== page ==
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A group of unique directors and the essential works that you've got to see.

||| Frank Capra |||
Frank Capra

It goes without saying that Capra is one of the greatest and most beloved directors of all time, especially renowned for his madcap romantic comedies. He is one of the few directors who ever managed to balance whimsy with meaningfulness without loosing the ability to entertain.

Only Frank Capra, with his light hand and good sense of allowing the actors to be their roles, could carry off this tale of a naive average American used by an unscrupulous politician through a nationwide goodwill drive. No one was ever better at having strong yet vulnerable women not only aid, but often come to the rescue, of the leading man.

Frank Capra's final film is a hilarious translation of a Damon Runyon tale set in 1930s New York, as gangster Glenn Ford repays street peddler Bette Davis for her "good luck" apples by passing her off as a well-to-do society lady for her visiting daughter (Ann-Margret in her film debut). This excellent and thoroughly enjoyable remake of his own 1933 "Lady for a Day" is a beautiful swan song to a master storyteller. Widescreen!

In this black comedy about two sweet old ladies whose basement holds a murderously funny secret, Capra utilizes star Cary Grant to his zany, patented “double take” best. Capra’s brilliance in comic casting is demonstrated with such reliable character actors as Raymond Massey, Peter Lorre and Jack Carson who manage to play their parts to the hilt without chewing up the scenery.

Recommended by CarrieSpecht

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''Aquaman'' movie back on track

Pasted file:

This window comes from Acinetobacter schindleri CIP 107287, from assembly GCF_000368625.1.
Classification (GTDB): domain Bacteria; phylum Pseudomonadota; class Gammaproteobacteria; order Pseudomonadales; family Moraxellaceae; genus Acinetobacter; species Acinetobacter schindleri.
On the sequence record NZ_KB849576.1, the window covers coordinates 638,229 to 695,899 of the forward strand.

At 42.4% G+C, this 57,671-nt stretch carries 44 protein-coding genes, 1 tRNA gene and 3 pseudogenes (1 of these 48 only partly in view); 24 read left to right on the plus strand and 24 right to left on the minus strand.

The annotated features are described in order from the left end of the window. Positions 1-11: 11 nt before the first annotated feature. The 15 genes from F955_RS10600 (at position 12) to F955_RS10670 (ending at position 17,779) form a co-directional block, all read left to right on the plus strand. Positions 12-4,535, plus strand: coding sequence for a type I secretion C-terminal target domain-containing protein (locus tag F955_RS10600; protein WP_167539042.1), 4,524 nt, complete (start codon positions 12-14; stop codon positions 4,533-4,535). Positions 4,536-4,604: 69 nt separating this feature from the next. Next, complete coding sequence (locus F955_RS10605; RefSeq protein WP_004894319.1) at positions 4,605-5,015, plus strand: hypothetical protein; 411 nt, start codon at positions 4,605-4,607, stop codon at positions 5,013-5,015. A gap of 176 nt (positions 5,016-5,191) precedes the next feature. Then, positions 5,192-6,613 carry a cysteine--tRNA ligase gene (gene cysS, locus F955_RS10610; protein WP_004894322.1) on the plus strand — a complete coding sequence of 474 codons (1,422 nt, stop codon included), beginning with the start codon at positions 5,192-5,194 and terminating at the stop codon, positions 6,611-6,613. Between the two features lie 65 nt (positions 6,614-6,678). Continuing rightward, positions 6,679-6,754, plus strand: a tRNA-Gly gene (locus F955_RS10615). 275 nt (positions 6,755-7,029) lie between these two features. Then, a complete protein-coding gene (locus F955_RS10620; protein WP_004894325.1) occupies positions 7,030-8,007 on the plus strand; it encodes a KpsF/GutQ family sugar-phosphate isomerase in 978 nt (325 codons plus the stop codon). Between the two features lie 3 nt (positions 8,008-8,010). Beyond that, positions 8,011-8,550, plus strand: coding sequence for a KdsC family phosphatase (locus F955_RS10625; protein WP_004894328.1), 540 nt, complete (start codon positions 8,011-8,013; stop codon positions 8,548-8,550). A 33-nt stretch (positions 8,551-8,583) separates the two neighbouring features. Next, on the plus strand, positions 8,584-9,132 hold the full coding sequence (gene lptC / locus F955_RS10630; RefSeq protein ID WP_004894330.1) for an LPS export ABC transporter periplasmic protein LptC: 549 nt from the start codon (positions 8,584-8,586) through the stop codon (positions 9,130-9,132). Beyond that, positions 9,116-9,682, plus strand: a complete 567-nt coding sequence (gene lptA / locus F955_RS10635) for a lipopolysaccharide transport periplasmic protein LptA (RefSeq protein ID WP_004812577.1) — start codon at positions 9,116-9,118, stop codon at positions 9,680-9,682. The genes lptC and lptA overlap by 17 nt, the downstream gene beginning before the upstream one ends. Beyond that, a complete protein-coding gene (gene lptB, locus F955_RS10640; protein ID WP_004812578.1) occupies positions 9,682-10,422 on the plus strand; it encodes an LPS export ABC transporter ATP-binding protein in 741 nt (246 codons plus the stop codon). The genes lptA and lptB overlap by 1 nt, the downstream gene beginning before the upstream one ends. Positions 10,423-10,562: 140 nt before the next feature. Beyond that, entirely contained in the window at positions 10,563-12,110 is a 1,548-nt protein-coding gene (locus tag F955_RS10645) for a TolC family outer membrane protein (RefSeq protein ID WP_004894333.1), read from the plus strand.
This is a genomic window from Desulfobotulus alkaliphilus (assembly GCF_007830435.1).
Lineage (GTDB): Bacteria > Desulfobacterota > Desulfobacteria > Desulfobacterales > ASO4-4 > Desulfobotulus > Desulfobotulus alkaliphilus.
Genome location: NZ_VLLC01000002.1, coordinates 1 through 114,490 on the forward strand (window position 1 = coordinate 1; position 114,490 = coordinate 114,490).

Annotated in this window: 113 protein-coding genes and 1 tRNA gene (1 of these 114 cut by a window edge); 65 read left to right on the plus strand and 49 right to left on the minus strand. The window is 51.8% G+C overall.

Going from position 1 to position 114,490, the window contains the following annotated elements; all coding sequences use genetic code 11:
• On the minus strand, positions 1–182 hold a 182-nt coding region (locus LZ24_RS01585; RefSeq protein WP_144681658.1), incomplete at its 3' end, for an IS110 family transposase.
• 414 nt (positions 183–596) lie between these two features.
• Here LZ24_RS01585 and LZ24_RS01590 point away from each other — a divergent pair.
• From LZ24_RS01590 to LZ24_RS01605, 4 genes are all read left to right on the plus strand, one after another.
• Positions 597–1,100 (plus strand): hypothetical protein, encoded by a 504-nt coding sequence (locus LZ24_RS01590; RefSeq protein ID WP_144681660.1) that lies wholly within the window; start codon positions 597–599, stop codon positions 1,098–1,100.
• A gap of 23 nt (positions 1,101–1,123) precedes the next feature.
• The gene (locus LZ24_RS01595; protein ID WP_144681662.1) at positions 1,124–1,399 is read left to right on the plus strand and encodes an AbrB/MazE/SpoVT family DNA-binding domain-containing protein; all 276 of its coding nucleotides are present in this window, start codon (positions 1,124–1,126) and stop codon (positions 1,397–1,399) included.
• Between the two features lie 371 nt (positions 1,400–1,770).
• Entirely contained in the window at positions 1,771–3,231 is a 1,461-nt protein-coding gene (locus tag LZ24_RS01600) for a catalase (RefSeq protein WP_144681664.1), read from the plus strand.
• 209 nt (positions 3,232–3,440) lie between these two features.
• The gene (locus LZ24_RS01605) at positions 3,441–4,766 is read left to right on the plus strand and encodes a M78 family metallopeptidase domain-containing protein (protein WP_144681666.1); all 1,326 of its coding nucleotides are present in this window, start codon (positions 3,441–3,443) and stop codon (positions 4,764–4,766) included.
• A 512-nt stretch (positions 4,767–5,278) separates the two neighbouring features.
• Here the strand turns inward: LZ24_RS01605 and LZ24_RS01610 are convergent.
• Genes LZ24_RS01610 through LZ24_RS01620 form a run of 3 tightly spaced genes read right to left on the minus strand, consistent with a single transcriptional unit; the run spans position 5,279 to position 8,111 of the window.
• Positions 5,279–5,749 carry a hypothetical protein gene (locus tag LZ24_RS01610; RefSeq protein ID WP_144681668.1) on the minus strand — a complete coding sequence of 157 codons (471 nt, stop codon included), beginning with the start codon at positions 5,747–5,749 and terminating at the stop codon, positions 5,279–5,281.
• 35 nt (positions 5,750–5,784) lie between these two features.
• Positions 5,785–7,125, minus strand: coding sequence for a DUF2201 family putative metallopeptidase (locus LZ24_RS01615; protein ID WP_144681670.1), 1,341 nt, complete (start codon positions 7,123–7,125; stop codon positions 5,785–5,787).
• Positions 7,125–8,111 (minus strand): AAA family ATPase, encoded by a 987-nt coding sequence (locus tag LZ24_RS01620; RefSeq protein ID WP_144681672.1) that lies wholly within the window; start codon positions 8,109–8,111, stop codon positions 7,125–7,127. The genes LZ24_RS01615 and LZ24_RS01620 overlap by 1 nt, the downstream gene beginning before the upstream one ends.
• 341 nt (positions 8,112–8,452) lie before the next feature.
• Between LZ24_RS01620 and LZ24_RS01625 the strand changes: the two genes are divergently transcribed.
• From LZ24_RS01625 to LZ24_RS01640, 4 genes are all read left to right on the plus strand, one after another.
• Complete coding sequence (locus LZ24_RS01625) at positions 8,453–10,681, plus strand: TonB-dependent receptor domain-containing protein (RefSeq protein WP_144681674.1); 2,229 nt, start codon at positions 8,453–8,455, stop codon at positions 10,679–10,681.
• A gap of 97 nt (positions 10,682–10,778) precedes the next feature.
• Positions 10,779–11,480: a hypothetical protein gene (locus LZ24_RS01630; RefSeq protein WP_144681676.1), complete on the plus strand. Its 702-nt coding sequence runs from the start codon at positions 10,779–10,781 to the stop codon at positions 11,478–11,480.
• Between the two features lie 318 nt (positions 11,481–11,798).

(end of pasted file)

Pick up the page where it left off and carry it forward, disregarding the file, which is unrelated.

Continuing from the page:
By EdwardHavens

August 26th, 2004

It's been several years since we last heard any development about a live action movie based on the DC comics character, which, when last reported on in 2001, was set to star Kiefer Sutherland and Monica Potter. Sources close to FilmJerk tells us a renewed effort to get the film produced is underway at Warner Brothers.


Sunrise Entertainment heads Alan and Peter Riche, whose credits include the feature film versions of "Starsky and Hutch" and "The Mod Squad," are the newest team to get Aquaman to the big screen. Our source indicates first-time scribe Ben Grant is currently writing the screenplay. However, the source was unable to verify whether the production will be an origin story or one which assumes filmgoers will be familiar with the character. There are no actors signed to any roles at this time.

Sunrise Entertainment is also developing a Yogi Bear feature film at Warner Brothers, with Todd R. Jones and Earl Richey Jones, the former "In Living Color" writers and "The Hughleys" producers who made their feature screenwriting debut earlier this year with "Johnson Family Vacation."

FilmJerk will continue to watch these developing stories.